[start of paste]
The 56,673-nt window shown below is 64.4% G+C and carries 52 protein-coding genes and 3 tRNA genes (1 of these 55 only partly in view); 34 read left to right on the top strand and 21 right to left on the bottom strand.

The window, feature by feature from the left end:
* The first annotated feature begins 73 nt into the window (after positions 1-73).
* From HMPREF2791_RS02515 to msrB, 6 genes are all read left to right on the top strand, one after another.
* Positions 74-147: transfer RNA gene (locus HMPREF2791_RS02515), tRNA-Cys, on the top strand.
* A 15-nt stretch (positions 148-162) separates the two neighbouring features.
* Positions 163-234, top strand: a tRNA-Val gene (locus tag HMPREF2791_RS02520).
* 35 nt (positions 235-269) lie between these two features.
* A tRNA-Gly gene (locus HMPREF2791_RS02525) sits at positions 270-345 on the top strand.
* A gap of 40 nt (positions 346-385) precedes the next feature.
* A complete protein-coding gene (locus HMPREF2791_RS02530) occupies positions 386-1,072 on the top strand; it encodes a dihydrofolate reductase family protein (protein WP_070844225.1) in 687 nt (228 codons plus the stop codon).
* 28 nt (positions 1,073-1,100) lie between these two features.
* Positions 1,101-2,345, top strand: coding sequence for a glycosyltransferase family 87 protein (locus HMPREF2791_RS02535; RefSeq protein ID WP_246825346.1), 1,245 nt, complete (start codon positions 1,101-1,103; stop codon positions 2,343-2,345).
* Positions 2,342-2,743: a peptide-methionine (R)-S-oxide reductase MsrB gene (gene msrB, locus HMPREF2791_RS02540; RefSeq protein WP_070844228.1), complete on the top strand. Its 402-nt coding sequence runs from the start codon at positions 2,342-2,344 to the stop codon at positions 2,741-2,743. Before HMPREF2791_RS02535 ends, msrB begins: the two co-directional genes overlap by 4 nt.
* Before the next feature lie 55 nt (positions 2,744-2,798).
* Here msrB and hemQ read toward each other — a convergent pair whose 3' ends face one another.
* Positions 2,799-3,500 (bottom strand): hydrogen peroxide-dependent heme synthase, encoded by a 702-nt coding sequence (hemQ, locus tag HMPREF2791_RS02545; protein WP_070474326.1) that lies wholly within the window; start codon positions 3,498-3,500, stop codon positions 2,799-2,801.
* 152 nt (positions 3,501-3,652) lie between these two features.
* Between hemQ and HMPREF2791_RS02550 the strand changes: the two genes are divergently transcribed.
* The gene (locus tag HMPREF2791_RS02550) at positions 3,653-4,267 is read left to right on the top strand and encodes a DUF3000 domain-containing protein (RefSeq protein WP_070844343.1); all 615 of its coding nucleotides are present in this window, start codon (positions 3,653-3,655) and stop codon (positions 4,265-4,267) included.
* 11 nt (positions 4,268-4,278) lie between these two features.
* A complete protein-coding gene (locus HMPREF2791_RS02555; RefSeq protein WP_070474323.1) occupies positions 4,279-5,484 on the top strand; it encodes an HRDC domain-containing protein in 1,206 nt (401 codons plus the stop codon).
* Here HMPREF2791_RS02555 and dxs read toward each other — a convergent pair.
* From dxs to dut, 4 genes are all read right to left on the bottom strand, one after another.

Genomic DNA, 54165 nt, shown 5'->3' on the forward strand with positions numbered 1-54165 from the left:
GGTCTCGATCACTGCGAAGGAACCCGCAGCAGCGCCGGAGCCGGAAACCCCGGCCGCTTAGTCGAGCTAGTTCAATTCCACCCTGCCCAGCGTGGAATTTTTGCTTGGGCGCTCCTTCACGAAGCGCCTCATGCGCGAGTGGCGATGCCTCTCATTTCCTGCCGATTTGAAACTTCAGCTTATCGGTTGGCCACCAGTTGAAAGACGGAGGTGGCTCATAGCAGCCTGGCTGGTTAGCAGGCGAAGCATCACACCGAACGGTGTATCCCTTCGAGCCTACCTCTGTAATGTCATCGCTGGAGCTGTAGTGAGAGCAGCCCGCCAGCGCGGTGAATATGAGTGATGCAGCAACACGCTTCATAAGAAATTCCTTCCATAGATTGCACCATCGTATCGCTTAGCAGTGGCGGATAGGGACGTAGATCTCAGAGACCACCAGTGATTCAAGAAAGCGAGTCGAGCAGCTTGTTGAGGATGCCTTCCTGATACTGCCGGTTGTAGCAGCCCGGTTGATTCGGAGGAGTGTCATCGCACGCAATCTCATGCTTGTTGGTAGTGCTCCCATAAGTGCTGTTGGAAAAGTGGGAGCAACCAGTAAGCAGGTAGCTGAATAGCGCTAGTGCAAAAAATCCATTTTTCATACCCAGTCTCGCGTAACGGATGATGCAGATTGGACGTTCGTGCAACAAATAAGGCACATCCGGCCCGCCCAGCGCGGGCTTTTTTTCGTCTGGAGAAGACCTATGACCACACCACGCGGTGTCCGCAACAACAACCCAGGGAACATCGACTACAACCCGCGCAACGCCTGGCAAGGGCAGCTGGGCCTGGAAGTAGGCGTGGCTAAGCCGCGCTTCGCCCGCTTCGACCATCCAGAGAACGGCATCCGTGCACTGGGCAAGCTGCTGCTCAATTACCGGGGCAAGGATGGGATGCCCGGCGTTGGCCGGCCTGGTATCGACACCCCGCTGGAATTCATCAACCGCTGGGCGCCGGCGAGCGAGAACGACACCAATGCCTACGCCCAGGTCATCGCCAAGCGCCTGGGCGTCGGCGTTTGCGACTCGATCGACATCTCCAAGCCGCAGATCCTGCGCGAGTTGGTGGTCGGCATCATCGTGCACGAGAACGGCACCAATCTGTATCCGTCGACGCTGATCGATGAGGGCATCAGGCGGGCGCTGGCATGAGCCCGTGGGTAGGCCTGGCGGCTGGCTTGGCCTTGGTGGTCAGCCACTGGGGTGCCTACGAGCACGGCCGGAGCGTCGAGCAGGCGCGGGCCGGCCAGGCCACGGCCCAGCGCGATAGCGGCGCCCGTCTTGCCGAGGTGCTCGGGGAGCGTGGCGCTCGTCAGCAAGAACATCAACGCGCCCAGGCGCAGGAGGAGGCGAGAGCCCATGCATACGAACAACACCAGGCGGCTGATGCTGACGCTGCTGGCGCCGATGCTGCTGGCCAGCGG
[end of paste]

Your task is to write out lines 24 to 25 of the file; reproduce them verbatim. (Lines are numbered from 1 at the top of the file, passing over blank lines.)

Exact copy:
* From dxs to dut, 4 genes are all read right to left on the bottom strand, one after another.

Genomic DNA, 54165 nt, shown 5'->3' on the forward strand with positions numbered 1-54165 from the left: